On the most recent episode of Amplified (starting at about minute 37), Dan talked about how he does web development on an iPad. While clearly not his first choice of platform for development, the iPad is great for making touch-ups to existing sites. He outlined his process like so:

  • Symlink a Git repository to Dropbox
  • Use Textastic to edit the site, owing to the app’s ability to edit files in Dropbox
  • If he wants to commit and push the Git repo to Github, for example, he’ll use Prompt to shell into a remote Linux machine, also running Dropbox, and commit and push from there.

For the past year I’ve had a more-complete solution, using just one app on the iPad, which, in my opinion, is far more elegant than Dan’s solution.

I give you Diet Coda.

I can’t believe I don’t hear more people talking about this miraculous app. I wrote about it in May 2012, and it clearly bears repeating: if you do web development of any kind, Diet Coda should be on your iPad.

My piece from 2012 still stands. By taking advantage of Git’s distributed versioning system, you can readily run multiple copies of your source code in different locations, merging them to the master repo. Which means you don’t need Dropbox to edit your sites anywhere. You just need a system that can run Git. Here are the instructions that I wrote in the earlier article, to save you a click:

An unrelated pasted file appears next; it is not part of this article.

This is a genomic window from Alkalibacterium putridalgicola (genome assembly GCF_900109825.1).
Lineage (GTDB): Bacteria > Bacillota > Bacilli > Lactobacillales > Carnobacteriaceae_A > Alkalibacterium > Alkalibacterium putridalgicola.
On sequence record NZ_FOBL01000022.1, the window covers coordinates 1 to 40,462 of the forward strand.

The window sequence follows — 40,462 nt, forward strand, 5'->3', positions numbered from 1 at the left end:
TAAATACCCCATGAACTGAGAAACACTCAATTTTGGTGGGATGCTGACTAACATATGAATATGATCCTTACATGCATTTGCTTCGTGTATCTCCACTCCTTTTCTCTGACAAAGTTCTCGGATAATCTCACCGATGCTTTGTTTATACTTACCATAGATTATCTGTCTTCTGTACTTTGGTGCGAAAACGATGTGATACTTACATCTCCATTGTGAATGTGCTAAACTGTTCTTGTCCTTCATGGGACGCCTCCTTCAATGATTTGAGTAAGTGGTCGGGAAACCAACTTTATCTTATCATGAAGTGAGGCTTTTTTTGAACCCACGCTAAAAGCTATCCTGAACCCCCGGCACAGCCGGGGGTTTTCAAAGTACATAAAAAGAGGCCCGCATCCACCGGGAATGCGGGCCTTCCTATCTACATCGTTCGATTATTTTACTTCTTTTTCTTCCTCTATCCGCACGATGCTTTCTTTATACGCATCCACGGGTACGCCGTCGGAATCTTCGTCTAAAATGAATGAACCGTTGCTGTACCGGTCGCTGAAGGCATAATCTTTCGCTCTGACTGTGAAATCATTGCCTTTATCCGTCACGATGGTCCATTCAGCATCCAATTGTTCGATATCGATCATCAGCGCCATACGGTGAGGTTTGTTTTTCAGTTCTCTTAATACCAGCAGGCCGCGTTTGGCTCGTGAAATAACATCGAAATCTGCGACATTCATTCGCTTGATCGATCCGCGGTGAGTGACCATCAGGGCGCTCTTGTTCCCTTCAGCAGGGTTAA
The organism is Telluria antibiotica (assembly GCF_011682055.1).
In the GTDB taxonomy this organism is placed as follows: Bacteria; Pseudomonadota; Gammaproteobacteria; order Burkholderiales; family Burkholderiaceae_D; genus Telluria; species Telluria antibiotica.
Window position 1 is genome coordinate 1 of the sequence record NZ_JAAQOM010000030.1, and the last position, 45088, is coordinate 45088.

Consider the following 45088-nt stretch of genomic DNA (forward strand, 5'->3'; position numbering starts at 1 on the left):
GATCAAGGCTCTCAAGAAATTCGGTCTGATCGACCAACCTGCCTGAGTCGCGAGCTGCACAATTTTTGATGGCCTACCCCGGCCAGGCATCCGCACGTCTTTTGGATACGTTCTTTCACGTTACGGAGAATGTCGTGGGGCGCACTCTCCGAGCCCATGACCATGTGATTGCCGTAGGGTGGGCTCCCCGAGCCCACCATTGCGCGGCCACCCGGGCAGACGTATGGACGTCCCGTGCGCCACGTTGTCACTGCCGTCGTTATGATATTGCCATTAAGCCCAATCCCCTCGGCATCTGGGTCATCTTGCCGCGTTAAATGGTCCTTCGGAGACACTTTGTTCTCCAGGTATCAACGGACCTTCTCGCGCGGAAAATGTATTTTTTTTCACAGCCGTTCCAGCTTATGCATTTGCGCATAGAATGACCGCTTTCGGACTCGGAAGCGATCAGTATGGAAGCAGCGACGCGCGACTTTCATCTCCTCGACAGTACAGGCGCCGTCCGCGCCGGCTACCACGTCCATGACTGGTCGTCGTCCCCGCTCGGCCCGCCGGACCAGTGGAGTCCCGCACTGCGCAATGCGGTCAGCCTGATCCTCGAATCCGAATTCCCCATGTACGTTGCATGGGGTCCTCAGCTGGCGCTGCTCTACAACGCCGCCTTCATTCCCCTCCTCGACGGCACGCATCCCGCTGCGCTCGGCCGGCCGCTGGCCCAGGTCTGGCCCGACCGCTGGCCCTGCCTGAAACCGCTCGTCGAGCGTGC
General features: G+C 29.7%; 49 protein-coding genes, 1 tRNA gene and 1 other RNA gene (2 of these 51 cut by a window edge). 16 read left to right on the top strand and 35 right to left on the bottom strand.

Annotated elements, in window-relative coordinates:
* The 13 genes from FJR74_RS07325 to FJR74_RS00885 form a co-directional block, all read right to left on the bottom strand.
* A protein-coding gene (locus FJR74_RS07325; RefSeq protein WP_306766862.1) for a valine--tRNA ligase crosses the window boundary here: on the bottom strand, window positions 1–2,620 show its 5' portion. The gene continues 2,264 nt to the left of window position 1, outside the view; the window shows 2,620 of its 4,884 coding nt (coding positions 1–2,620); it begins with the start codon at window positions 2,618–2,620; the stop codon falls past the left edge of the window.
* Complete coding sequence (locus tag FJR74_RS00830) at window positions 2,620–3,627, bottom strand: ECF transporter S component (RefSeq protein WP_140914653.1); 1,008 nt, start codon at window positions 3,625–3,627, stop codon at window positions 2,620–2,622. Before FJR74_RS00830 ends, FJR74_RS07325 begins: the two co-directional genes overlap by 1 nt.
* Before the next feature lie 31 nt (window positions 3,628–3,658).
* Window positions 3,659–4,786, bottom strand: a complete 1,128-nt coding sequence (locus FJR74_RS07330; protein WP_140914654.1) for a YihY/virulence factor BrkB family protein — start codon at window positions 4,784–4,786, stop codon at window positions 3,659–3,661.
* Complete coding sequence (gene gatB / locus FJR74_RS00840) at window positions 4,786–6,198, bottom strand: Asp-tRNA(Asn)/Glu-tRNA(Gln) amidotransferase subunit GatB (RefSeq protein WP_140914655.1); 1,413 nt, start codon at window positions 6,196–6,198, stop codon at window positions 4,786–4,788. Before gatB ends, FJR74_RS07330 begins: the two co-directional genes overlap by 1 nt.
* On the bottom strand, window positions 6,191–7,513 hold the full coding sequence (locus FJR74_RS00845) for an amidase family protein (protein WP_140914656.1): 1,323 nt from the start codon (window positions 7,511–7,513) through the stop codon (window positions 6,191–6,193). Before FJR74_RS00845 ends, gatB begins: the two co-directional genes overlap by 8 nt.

• Rather than point Diet Coda at my production server’s live directory, I’ve created a Git clone in a home directory, and point DC there. I can therefore use Diet Coda to edit files remotely, but it’s on a development branch of my application’s code.
  • When I’ve completed my edits, I switch to the Terminal, shell into that repository, and add/commit my changes to the repo. I can then push to the master branch.
  • Again, from the home directory clone, I can issue a “cap deploy” and push my changes live. Essentially, I’m copying the development repo to the master repo on the same machine. But with Git goodness.

Because Diet Coda includes both a file system browser, text editor and Terminal application in one, you can remote into a Linux host, edit a development branch of your application, in place on the server, and then commit, push and deploy.

All from a single, gorgeous iPad app.

Having taken the time to re-read my piece from back in ’12, I’m saddened that the shortcomings I discovered in Diet Coda haven’t been addressed. At all. (I can even add another feature: the ability to sync site bookmarks between Mac and iPad versions!) I know Panic is a company that takes its time with development, preferring correctness over speed. And it’s also quite possible that Diet Coda was nowhere near the success that it so richly deserves, making additional development hard to justify.

So let me do my bit and help send Panic a message: Dan Benjamin, get Diet Coda, and give the developers a chance to make it great.